Why Making Transgender Reassignment Surgeries More Accessible Matters
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Why Making Transgender Reassignment Surgeries More Accessible Matters

Proposed trans healthcare legislation provides a welcome change.

CAMH, the only institution where transfolk can be assessed for surgery. Photo by Vik Pahwa Photography from the Torontoist Flickr Pool.

Marcel’s body does not match his gender identity. It’s a fact he has spent years contemplating, and a truth that has cost him thousands upon thousands of dollars to consolidate.

In 2010, at the age of 22, Marcel (whose name has been changed to protect his identity) came out as transgender. First, while still a student, he started hormone replacement therapy. The testosterone would help him build muscle, grow more body hair and lower the pitch of his voice. By 2012, he took a 9-to-5 job to supplement the cost of a bilateral mastectomy—a surgery that, when performed at a private clinic, can cost upwards of $6,000. His friends donated about a third of the money he needed for the procedure, and his sister helped out, too; the rest came out of his pocket.

The cost of a more intensive procedure, phalloplasty (better known as “bottom surgery”), was out of reach, fundraising friends or otherwise. That would have to be funded by the government.

Those in Ontario who seek to physically transition, like Marcel, are met with a figurative brick wall. As it stands, the Centre for Addiction and Mental Health in Toronto is the only institution in the province where transfolk can be assessed and recommended for surgery that is covered by government health insurance. With almost 1,200 on the waiting list for a referral, many wait on standby. Marcel was told he would have to wait at least two years to see a professional at CAMH.

The Ontario government is trying to change that. On November 6, health minister Eric Hoskins announced a proposal that would open up the assessment and referral process to 600 other qualified institutions. The proposal comes months after the province vowed to expand services beyond CAMH in order to shorten a wait list that has been growing at a rate of 100 names per month. Though it could be months before the proposal becomes legislation, it is a step forward in trans healthcare that has been a long time coming—one that is, for many, a matter of life and death.

Marcel knows this all too well. Years after his top surgery, he began to experience dysphoria, a phenomenon in which those who are transgender become emotionally, physically and mentally dissatisfied with their bodies, and can experience anxiety, depression, dissociation and other roadblocks. Stuck on the CAMH waiting list and unable to afford the surgery without insurance—which can cost up to $150,000—he fell into a depression. “I felt like I had no solution for my dysphoria, like I had no options,” he says. “I was exhausted.” Making matters worse were the murmurs in backchannel Yahoo forums that suggested his two-year wait at CAMH would realistically end up taking four to six years. In 2014, he attempted suicide.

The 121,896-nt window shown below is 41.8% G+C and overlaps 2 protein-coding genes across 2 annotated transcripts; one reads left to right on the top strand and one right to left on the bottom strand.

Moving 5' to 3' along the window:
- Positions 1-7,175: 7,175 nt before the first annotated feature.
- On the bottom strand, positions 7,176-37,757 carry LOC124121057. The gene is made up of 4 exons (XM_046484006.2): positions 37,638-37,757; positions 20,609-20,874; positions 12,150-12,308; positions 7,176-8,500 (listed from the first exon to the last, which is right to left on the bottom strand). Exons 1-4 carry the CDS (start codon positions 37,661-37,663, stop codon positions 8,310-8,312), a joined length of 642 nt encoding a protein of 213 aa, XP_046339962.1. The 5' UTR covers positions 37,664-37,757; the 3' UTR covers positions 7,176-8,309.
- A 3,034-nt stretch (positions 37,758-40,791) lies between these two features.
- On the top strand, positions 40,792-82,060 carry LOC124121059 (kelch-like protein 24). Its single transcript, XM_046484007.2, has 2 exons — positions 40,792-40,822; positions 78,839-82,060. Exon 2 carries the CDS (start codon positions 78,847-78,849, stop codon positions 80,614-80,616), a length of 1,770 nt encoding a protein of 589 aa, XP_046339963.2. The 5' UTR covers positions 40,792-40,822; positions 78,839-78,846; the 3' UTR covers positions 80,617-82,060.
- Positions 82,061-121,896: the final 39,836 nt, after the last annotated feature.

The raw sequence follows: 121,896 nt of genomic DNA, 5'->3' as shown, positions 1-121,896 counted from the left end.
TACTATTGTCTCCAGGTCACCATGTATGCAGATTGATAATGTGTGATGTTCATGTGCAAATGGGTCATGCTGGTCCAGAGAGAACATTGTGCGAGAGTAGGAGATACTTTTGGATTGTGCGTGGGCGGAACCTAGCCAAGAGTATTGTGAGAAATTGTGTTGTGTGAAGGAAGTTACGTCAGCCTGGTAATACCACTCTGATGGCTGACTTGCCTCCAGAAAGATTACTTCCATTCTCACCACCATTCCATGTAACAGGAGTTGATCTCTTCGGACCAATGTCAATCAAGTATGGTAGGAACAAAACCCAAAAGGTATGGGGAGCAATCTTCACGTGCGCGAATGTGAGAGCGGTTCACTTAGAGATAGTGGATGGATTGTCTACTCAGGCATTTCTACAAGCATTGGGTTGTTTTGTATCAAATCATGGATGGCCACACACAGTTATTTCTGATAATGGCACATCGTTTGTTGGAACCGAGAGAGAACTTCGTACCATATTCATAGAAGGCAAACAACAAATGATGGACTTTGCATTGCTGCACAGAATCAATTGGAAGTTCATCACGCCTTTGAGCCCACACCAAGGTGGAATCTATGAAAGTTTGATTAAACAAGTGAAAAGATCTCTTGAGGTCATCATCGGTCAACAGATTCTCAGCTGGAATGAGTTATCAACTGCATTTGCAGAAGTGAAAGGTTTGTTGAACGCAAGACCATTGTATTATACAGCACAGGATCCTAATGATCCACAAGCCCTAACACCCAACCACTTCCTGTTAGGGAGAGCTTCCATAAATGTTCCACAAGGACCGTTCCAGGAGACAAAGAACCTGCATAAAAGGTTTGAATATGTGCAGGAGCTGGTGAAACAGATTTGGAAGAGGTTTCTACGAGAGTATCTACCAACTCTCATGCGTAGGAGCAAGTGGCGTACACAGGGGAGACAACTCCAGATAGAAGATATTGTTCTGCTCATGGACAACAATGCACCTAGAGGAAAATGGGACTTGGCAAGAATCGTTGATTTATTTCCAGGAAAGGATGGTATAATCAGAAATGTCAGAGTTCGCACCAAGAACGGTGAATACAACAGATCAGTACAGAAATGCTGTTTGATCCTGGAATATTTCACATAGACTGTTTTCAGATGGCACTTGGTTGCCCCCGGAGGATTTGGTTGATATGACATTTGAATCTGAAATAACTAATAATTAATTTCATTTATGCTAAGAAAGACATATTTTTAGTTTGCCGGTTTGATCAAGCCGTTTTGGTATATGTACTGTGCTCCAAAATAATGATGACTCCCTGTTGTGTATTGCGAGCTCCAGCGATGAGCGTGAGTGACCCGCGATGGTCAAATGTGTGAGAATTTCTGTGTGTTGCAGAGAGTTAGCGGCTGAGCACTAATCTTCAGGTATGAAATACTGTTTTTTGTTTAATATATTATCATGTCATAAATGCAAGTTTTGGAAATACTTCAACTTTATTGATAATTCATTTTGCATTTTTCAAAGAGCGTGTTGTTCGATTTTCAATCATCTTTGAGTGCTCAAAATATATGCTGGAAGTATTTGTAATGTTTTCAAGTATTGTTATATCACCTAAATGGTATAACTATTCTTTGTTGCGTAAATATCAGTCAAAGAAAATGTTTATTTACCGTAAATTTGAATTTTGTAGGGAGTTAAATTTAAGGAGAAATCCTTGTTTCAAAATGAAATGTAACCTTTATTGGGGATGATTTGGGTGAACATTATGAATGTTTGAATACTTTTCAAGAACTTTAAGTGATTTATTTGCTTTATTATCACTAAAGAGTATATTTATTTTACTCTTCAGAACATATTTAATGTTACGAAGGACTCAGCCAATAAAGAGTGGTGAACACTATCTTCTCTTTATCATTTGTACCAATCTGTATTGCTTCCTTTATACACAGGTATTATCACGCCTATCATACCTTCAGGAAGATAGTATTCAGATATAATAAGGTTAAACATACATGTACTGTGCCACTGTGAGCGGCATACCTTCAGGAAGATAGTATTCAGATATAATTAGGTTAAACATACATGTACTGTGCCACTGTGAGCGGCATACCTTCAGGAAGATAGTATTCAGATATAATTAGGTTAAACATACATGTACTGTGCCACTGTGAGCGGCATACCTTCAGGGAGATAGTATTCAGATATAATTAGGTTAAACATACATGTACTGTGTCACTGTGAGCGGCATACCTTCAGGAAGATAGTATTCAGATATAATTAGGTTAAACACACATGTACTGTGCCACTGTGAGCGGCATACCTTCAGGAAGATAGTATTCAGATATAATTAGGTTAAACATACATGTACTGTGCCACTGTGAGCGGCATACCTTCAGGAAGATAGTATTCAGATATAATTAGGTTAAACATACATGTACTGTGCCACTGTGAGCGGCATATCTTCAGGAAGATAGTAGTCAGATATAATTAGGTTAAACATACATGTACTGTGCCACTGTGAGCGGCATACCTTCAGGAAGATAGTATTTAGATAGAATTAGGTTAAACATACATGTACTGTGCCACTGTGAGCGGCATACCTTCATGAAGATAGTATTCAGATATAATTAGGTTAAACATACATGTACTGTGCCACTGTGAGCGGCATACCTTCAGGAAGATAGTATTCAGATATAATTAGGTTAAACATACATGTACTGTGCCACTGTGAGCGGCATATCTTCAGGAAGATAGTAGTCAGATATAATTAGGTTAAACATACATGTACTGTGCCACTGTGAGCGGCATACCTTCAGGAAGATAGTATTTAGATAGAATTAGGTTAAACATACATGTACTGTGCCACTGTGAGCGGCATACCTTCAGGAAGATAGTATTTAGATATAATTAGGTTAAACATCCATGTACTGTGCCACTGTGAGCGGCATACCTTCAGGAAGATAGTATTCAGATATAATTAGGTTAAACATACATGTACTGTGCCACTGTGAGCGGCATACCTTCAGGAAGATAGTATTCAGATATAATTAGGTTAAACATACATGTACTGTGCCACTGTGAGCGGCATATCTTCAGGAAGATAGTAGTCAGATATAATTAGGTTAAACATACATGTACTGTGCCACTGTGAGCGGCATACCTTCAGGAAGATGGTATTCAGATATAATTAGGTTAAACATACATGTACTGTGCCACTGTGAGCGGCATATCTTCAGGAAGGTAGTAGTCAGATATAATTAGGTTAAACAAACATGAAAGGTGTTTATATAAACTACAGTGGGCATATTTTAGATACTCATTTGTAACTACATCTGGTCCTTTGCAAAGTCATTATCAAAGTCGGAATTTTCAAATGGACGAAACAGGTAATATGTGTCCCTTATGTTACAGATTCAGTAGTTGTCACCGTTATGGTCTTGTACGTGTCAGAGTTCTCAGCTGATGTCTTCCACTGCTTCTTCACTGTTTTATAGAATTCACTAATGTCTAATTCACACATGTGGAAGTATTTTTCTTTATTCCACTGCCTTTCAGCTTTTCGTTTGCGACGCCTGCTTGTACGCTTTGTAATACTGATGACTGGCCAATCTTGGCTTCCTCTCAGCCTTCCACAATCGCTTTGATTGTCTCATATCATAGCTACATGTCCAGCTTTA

Marcel was able to bounce back, surviving his attempt and seeking professional help to cope with his dysphoria. Many other transfolk will not. In one Ontario-based survey, the Canadian Mental Health Association notes, 77 per cent of trans respondents said they had seriously considered suicide; 45 per cent had attempted.

For its efforts to help those transitioning—among the most vulnerable—the government should be applauded.

But there is still a long way to go. For one, while OHIP covers mastectomies, it does not fund breast augmentation, facial feminization surgery or tracheal shaving for those who transition from male to female; they are considered “elective” procedures. “These are not necessarily ‘elective’ for many women,” Maya Cole, a Toronto transwoman, tells Torontoist. “I consider [those features] a part of my past, and it’s something that’s necessary for me.”

Surprisingly, there is also only one surgeon in the entire country qualified to perform bottom surgery, located in Montreal. As a result, many trans Canadians opt to travel out-of-country for the procedure; through this route, transfolk must pay their own room and board, travel and food. “We need to look at the provision of the surgical services and we’re looking at that,” Hoskins said at the November 6 press conference.

For now, those like Marcel and Cole are forced to take their transition one painstakingly slow step at a time. But it’s not all doom and gloom, despite how far the government still has to go for trans rights. Had such a proposal been around during Marcel’s darkest days, he says things may have turned out differently. “It would have made a massive difference to my mental health, just knowing the wait list situation would be eliminated,” he says.

Both he and Cole seem hopeful—and they’re right to feel that way.